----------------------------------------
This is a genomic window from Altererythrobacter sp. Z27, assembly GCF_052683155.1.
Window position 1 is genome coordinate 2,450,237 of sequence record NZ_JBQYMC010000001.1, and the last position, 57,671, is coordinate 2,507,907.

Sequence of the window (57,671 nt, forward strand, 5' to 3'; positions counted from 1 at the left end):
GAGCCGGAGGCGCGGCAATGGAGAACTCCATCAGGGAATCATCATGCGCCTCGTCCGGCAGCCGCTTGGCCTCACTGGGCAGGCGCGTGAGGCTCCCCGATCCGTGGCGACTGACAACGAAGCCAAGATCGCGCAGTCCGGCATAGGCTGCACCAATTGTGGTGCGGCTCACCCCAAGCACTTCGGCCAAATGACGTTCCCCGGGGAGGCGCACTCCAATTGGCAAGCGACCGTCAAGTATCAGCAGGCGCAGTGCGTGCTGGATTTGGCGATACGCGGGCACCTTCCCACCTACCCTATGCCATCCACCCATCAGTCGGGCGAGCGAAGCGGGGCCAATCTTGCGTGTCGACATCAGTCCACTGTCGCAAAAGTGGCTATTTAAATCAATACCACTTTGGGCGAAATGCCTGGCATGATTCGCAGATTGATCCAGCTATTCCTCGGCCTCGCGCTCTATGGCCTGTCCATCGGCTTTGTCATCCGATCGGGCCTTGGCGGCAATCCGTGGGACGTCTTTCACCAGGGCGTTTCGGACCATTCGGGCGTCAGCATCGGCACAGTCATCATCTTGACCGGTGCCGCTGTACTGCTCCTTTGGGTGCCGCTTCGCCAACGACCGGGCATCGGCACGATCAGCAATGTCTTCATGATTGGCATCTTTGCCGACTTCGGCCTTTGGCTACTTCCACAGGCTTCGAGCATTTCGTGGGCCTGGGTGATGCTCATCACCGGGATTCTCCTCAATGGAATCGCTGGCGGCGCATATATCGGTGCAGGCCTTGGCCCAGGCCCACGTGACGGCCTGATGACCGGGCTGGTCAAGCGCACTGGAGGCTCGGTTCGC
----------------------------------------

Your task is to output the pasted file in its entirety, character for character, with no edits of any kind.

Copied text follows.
This is a genomic window from Altererythrobacter sp. Z27, assembly GCF_052683155.1.
Window position 1 is genome coordinate 2,450,237 of sequence record NZ_JBQYMC010000001.1, and the last position, 57,671, is coordinate 2,507,907.

Sequence of the window (57,671 nt, forward strand, 5' to 3'; positions counted from 1 at the left end):
GAGCCGGAGGCGCGGCAATGGAGAACTCCATCAGGGAATCATCATGCGCCTCGTCCGGCAGCCGCTTGGCCTCACTGGGCAGGCGCGTGAGGCTCCCCGATCCGTGGCGACTGACAACGAAGCCAAGATCGCGCAGTCCGGCATAGGCTGCACCAATTGTGGTGCGGCTCACCCCAAGCACTTCGGCCAAATGACGTTCCCCGGGGAGGCGCACTCCAATTGGCAAGCGACCGTCAAGTATCAGCAGGCGCAGTGCGTGCTGGATTTGGCGATACGCGGGCACCTTCCCACCTACCCTATGCCATCCACCCATCAGTCGGGCGAGCGAAGCGGGGCCAATCTTGCGTGTCGACATCAGTCCACTGTCGCAAAAGTGGCTATTTAAATCAATACCACTTTGGGCGAAATGCCTGGCATGATTCGCAGATTGATCCAGCTATTCCTCGGCCTCGCGCTCTATGGCCTGTCCATCGGCTTTGTCATCCGATCGGGCCTTGGCGGCAATCCGTGGGACGTCTTTCACCAGGGCGTTTCGGACCATTCGGGCGTCAGCATCGGCACAGTCATCATCTTGACCGGTGCCGCTGTACTGCTCCTTTGGGTGCCGCTTCGCCAACGACCGGGCATCGGCACGATCAGCAATGTCTTCATGATTGGCATCTTTGCCGACTTCGGCCTTTGGCTACTTCCACAGGCTTCGAGCATTTCGTGGGCCTGGGTGATGCTCATCACCGGGATTCTCCTCAATGGAATCGCTGGCGGCGCATATATCGGTGCAGGCCTTGGCCCAGGCCCACGTGACGGCCTGATGACCGGGCTGGTCAAGCGCACTGGAGGCTCGGTTCGC